6. Think about someone who would make a good Advisory Board chair, someone who is already very engaged with your organization’s work and has the passion and leadership skills to inspire others. In some cases, a current member of the Governing Board leads the advisory Board which facilitates easy communication between the two groups.
7. Write down how you envision the Advisory Board operating. How long will terms be? What will be the process for bringing in new people? Are there any conflicts of interest that would prevent people from being eligible? How often will the board meet? By detailing the activities of the group before it begins, you can be ready to get them started on the right foot once the group is formed.
8. Take your plan to your Governing Board and staff. Seek feedback and discuss who will be responsible for the Advisory Board. How will communications with the group work? Who will plan and run meetings? Think about any task related to the Advisory Board and who will be responsible for that task.
9. With the input you’ve gathered, finalize the plan for the Advisory Board.
10. Invite people to serve on the Advisory Board, with Board and staff input. Start with an email requesting an in-person meeting, video call, or phone call. Let the person know you want to discuss their participation as an Advisory member. There is no need to waste their time and yours if they are not interested or able to serve.
What if you are a new organization and do not know enough people to invite? Ask Board members to suggest three or four people to invite. Then ask key supporters you are planning to invite to be on the Advisory Board to make recommendations. Your local United Way might have a list of people interested in Advisory Board service.
11. Prepare a document to share with prospective members outlining the roles and responsibilities.
12. During the meeting, let the prospective member know why you think they would be a great fit. Share your vision for the Advisory Board as well as for the organization. Let them know you think they have something special to offer in helping the organization change more lives.
13. After the meeting, send the prospective member an official invitation. If the person accepts, add them to the list. If the person declines, thank them for consideration and ask if there is another role they might want to take at the organization now or in the future.
14. As your Advisory Board takes shape, think about other people you could invite to assemble the strongest group possible to achieve the Advisory Board’s goals.
Now that you have your Board assembled, you are ready to execute!
How to Make the Most of Your Nonprofit Advisory Board
Map out your Advisory Board’s first year, including meetings and activities, making sure the Board is set up to be successful and everyone knows what to expect.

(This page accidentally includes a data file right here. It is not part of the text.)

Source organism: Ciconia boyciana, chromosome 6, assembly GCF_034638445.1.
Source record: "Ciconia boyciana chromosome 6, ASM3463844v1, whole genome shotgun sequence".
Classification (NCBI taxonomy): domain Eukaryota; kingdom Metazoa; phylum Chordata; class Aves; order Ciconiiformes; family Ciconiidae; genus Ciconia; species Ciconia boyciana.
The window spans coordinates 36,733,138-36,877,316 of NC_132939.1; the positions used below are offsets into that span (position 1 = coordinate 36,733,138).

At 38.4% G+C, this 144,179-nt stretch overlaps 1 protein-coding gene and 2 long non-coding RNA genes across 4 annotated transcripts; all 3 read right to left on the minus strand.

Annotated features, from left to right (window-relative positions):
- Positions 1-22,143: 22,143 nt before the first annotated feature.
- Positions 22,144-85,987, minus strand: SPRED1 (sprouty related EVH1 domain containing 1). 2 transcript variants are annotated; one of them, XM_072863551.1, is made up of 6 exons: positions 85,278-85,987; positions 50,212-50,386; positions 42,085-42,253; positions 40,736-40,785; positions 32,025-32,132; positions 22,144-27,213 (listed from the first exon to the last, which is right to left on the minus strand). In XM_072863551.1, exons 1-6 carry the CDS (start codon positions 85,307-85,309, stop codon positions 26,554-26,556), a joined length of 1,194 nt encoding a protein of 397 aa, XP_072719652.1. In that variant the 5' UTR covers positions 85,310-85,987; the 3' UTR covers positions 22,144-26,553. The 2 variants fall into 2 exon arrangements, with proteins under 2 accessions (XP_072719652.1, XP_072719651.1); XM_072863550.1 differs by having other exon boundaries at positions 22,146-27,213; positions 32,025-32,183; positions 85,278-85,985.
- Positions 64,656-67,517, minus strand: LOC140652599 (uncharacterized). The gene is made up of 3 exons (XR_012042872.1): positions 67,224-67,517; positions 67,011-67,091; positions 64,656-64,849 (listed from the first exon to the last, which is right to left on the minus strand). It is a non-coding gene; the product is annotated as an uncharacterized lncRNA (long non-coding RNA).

Send everyone a welcome email, letting them know who is on the Advisory Board, meeting dates, and the goals.
Plan an inspiring and informative first meeting. You want everyone in attendance to be excited to be part of the Advisory Board and to leave feeling energized. At the end, share next steps.
Follow up your meeting with an email thanking everyone for attending. Remind everyone of the next meeting’s date and the next steps for getting involved as an Advisory member.
Check in with individual Advisory members after their first meeting and again later in the year. Make sure they feel valued and useful.
Share stories about your organization’s work with your Advisory Board, so they can understand the importance of the work and feel invested. Protect everyone’s confidentiality while emphasizing the urgency of needs and the vital role your organization plays in addressing these needs.
Request honest feedback on your organization’s work. Receive the feedback graciously, and follow up on how your organization will respond and grow from the advice received.
When an Advisory Board member’s term expires, ask for feedback on how to strengthen the group or the process of finding and keeping members. Keep seeking new ways to engage Advisory members and utilize everyone to their full capacity.
The Bottom Line
A nonprofit Advisory Board is a great opportunity to engage more people in different ways with your organization’s good work.
With an Advisory Board, you can bring professionals with particular expertise to the table, get community leaders to talk up your organization in their networks, and learn how your organization is doing from the perspective of people you are serving.
Assembling it is about being open to advice, insight, and support from different people with fresh perspectives.
Nonprofit organizations cannot reach their potential by operating in a silo. When you have an Advisory Board, you can learn more, do more, be more, and change more lives.